Today’s post is part of a monthly series exploring areas of focus and innovation for NI software.
The introduction of LabVIEW to the market was defined by a revolutionary graphical user interface that included a combination of built-in libraries for engineering applications and a drag-and-drop UX schema. I’ve heard stories from the “original” generation at NI regarding the jaw-dropping nature of LabVIEW in the early 80s and 90s due primarily to the simplicity of the development of the UI. Of course, 30 years ago the Internet didn’t exist, cellular networks were a novel idea for military applications, and touch-screen tablets were a distant dream.
For decades, the GUI set LabVIEW apart from traditional programming languages for two reasons. First, the UI components were built into the environment instead of being paid, add-on libraries. Second, the UI components were custom designed for engineering applications including gauges, tanks, and intensity charts. As a generality, the most critical aspect of UI development in an engineering application is the simplicity of data visualization. The LabVIEW UI was designed for the concept of visualizing time-based waveform measurements, the kind of measurements most commonly associated with real-world analog data such as temperature, vibration, and voltage.
Almost 30 years later, the LabVIEW UI is still well-suited for visualizing measurement data. Over the years, engineering tools have continued to evolve, closing this gap in UI functionality and ease of use. But it was the evolution of the consumer mobile market that seriously changed user expectations. Users now not only want, but expect advanced concepts in their UIs such as gestures, resolution scaling, and dynamic movement.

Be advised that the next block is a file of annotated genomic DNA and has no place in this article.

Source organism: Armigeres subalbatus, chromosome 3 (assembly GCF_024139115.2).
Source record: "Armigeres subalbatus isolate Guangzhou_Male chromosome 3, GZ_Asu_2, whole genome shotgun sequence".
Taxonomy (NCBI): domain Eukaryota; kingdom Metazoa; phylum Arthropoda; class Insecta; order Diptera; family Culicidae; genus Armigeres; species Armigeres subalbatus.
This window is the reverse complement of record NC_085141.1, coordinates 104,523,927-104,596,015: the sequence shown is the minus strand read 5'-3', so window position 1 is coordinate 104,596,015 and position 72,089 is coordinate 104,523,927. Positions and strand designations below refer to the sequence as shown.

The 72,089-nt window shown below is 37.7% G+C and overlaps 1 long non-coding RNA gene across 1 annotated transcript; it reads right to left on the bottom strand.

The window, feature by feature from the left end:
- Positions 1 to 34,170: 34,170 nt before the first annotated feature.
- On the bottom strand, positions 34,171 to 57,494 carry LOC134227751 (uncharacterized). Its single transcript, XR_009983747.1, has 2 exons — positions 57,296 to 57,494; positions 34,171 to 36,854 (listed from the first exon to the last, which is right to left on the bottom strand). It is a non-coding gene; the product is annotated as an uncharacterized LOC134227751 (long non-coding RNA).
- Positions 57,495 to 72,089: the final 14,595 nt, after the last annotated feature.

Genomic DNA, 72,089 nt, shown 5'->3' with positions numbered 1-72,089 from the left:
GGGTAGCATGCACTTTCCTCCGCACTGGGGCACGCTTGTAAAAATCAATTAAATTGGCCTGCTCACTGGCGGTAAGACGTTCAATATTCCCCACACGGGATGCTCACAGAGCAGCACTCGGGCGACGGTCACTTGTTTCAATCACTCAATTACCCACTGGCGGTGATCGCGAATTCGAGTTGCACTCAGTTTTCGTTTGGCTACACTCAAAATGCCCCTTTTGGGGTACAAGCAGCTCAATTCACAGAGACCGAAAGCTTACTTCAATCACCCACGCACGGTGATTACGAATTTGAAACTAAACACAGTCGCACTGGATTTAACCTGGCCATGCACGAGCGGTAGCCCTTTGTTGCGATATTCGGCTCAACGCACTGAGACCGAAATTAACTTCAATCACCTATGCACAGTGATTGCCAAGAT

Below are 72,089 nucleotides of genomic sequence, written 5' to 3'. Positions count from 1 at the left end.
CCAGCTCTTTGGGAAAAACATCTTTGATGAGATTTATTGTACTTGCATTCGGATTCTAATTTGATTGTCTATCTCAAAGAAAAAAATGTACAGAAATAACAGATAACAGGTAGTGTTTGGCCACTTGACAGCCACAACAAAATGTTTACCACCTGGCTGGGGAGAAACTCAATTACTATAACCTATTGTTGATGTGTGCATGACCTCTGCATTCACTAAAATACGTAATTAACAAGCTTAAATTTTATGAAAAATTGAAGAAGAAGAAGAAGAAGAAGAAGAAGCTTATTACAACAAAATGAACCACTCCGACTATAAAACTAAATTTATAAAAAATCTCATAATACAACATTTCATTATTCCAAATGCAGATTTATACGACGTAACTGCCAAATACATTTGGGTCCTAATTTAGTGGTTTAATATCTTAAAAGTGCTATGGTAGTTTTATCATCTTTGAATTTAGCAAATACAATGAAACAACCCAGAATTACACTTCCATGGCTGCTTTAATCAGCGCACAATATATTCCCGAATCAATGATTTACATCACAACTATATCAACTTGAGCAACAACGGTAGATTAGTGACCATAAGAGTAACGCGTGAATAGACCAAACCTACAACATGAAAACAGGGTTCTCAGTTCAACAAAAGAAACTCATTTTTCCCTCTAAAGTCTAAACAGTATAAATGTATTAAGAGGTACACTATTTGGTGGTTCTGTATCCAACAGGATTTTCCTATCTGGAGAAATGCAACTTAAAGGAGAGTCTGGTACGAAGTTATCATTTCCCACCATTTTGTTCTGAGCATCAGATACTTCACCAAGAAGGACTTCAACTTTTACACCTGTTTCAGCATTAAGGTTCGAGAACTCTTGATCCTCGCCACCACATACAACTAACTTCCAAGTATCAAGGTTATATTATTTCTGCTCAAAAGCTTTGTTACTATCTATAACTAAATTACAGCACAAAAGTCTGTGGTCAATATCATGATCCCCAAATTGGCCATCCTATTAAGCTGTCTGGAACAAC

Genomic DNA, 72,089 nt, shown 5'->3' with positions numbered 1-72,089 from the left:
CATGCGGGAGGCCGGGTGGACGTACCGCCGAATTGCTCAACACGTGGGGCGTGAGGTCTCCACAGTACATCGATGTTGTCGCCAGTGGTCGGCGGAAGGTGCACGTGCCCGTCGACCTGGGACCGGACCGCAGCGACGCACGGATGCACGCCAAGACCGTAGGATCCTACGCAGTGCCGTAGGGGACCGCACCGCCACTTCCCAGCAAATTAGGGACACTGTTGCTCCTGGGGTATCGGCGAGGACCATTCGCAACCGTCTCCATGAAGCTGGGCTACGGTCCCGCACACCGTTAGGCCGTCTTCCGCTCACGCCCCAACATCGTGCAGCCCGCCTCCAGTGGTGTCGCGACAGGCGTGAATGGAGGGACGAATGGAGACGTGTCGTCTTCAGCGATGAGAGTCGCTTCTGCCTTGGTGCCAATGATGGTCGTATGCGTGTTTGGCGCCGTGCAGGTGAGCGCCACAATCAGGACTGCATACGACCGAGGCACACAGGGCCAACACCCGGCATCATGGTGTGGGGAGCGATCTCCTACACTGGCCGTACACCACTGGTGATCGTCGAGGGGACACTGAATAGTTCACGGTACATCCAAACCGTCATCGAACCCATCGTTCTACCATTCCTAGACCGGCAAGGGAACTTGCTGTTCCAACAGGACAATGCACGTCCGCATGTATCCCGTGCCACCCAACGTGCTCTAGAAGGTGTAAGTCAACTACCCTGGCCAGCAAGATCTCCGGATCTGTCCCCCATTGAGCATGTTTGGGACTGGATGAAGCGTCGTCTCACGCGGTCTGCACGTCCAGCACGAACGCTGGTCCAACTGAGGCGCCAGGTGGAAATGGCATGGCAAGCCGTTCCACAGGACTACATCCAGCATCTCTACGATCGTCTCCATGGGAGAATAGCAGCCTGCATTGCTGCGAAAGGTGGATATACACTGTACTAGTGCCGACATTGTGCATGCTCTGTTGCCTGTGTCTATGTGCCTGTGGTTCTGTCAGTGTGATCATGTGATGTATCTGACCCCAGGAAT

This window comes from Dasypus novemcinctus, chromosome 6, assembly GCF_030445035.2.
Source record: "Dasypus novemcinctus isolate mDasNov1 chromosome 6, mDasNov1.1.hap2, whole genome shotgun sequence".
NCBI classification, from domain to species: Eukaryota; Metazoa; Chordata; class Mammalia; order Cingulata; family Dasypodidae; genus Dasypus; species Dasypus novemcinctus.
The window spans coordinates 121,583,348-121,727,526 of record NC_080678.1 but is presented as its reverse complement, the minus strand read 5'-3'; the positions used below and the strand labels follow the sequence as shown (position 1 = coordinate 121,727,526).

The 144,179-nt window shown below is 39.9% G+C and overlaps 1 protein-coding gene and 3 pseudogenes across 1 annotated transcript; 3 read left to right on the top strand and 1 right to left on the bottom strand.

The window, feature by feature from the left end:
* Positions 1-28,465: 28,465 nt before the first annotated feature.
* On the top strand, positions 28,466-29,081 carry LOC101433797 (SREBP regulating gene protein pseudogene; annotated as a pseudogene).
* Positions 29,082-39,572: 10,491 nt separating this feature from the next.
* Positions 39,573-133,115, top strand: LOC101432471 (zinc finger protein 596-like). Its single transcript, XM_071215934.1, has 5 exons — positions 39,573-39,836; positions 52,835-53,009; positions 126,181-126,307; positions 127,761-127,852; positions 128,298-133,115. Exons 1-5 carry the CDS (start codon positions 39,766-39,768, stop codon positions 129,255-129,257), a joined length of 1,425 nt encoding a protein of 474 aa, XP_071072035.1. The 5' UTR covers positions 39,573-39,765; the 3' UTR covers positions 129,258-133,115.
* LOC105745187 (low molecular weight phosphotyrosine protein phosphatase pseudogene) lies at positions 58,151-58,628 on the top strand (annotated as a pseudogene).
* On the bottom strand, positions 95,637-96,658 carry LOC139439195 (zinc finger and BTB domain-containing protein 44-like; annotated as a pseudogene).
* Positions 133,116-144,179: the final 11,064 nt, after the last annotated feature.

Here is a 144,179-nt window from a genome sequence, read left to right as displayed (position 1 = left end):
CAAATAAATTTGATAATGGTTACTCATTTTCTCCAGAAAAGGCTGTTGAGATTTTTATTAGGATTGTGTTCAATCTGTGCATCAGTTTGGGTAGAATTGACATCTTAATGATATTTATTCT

Most pragmatic users of LabVIEW are entirely content with the functional display capabilities of LabVIEW today. However, they voice their opinion on the Idea Exchange, and these typically fall into three categories:
1. General Look and Feel
The LabVIEW UI was designed to mimic the front panel of a physical instrument, graphing measurement data and providing a layout of knobs and sliders to control the measurement parameters. The design decisions made to this effect are often antiquated for the expectations of today’s modern UI principles. I often hear LabVIEW users say “this UI looks like it was built in the 80’s.”
Generally speaking, the Control Editor inside of LabVIEW helps developers apply a wide range of customizations to UI elements, breaking down each control to its elemental components where pictures, designs, and color schemes can be applied.
It’s not the functionality capability that most developers want to see improved, but the simplicity in applying sophisticated customizations and extensions. LabVIEW lacks a well-structured API to interface to these customizations, instead relying on an interaction editor to accomplish the task. That lack of automation from a tool centered on the concept of automation is limiting.
Lastly, the portability of LabVIEW UIs are minimal. The portability requirement is generally either to scale to a different size or resolution of monitor, or to a mobile-based device. By design, the LabVIEW UI is vector-based, which fundamentally limits the scalability or portability to different sizes or platforms.
These limitations leave LabVIEW behind where we want to be in terms of UI design, functionality, and portability. Redesigning the foundation of any UI is a difficult, multi-year effort. Fortunately, we’re significantly far into this investment-unfortunately, we’re not quite far enough. Over the next few years, you’ll begin to see our investment reach the point of deployment…deployment to you.
Follow along as we near that deployment; we’ll be sharing more information with you along the way.
Today’s Featured Author
Jeff Phillips considers LabVIEW as essential to his day as food, water, and oxygen. As senior group manager for LabVIEW product marketing at NI, Jeff focuses on how LabVIEW can meet the changing needs of users. You can follow him on Twitter at @TheLabVIEWLion.